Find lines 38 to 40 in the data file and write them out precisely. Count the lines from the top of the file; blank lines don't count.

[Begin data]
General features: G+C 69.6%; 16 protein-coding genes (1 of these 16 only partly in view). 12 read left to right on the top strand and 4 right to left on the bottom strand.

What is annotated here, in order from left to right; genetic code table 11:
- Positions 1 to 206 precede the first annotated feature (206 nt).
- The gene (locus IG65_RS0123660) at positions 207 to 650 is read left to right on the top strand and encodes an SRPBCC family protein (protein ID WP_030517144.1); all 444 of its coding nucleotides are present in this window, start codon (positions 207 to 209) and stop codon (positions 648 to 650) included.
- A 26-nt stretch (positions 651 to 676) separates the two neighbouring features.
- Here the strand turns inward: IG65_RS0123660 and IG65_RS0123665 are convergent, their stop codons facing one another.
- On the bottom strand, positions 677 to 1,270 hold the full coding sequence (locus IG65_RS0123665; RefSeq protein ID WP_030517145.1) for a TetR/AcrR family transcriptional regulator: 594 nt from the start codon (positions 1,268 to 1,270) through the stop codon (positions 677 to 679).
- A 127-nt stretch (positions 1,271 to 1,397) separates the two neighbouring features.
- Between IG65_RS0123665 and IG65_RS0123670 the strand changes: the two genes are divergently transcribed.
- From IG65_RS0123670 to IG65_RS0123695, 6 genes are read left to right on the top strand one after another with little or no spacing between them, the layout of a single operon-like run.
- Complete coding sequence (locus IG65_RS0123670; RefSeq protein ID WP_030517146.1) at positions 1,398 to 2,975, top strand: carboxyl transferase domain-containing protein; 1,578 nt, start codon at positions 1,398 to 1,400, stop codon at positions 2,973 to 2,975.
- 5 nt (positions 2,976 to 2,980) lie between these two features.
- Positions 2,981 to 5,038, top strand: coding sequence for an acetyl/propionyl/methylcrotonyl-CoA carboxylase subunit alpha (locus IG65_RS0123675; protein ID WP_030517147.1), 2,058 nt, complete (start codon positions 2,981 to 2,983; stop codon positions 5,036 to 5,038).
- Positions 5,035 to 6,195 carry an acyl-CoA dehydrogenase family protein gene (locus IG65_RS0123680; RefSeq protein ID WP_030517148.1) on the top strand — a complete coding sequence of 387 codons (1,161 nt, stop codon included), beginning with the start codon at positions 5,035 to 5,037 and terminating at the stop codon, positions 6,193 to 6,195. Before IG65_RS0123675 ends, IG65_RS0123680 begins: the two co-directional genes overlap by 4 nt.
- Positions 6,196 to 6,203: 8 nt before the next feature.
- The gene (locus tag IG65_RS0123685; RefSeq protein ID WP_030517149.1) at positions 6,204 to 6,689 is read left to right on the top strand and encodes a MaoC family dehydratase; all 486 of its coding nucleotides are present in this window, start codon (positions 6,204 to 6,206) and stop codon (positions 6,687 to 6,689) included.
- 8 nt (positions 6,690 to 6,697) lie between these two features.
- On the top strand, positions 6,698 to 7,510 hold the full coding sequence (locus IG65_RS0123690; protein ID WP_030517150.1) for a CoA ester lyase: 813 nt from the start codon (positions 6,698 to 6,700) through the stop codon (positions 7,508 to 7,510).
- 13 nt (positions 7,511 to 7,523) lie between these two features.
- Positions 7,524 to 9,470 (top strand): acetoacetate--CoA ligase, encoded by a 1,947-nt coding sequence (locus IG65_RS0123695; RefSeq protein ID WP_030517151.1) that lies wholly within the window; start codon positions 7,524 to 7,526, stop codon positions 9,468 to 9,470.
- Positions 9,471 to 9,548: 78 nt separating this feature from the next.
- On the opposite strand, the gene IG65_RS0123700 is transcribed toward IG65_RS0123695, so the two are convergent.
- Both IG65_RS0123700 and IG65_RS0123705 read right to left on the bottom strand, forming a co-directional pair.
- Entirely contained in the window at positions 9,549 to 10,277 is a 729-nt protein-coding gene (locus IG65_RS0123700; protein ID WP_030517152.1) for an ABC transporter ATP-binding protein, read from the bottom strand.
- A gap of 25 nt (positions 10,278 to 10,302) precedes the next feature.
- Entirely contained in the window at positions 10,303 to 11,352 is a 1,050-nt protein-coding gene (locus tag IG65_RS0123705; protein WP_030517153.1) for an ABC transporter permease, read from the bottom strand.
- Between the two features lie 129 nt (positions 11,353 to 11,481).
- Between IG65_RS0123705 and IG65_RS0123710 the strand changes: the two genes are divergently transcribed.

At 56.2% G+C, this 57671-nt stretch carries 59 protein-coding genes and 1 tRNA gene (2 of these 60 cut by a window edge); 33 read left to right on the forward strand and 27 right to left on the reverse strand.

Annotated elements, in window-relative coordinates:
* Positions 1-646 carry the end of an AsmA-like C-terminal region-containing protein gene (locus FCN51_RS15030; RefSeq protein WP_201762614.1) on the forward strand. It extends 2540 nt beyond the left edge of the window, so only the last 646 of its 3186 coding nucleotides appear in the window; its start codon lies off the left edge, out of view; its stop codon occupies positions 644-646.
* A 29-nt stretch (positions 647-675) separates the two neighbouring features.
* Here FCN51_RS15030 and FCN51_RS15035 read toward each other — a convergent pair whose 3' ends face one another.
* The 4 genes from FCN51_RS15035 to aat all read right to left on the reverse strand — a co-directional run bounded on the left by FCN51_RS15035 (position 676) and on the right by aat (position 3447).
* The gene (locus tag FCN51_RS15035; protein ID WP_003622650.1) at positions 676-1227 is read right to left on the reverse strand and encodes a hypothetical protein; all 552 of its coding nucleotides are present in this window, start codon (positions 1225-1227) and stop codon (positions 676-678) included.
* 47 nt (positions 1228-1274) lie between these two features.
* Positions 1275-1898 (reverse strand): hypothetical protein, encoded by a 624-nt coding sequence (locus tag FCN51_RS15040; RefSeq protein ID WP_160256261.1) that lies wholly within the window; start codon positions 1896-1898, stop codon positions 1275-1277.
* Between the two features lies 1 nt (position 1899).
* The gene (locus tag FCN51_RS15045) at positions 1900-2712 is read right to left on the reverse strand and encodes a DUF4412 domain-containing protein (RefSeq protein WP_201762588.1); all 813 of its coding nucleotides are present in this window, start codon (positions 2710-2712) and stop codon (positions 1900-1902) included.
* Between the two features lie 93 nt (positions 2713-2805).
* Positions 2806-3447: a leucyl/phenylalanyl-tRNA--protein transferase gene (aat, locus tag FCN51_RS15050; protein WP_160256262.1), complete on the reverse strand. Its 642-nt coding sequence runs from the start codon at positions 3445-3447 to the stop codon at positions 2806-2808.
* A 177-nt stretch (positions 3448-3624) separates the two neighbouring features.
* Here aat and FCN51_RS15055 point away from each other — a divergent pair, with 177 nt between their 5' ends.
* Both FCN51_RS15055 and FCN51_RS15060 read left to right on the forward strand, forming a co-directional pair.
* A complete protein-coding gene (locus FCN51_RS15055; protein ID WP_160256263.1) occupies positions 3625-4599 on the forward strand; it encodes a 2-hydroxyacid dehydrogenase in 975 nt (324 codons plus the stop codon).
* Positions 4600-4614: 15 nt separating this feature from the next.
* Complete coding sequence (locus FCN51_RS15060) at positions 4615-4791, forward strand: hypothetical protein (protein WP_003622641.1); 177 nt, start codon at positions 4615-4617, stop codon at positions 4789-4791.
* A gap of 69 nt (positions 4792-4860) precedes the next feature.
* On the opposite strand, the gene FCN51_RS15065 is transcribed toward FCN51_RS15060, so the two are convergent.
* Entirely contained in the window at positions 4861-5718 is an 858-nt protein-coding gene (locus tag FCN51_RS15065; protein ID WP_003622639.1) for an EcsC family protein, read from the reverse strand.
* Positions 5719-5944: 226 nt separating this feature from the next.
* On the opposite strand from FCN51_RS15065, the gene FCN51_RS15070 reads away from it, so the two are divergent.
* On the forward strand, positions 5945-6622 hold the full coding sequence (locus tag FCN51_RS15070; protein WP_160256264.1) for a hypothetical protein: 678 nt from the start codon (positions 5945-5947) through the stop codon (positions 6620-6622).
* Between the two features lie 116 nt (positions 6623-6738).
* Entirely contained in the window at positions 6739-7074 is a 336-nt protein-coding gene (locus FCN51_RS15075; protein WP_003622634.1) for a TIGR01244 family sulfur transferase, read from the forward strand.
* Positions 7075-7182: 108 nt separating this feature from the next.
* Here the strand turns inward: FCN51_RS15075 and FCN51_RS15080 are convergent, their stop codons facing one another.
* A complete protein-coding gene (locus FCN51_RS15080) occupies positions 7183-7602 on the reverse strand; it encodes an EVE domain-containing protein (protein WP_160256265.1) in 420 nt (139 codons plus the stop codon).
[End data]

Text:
* Between the two features lies 1 nt (position 1899).
* The gene (locus tag FCN51_RS15045) at positions 1900-2712 is read right to left on the reverse strand and encodes a DUF4412 domain-containing protein (RefSeq protein WP_201762588.1); all 813 of its coding nucleotides are present in this window, start codon (positions 2710-2712) and stop codon (positions 1900-1902) included.
* Between the two features lie 93 nt (positions 2713-2805).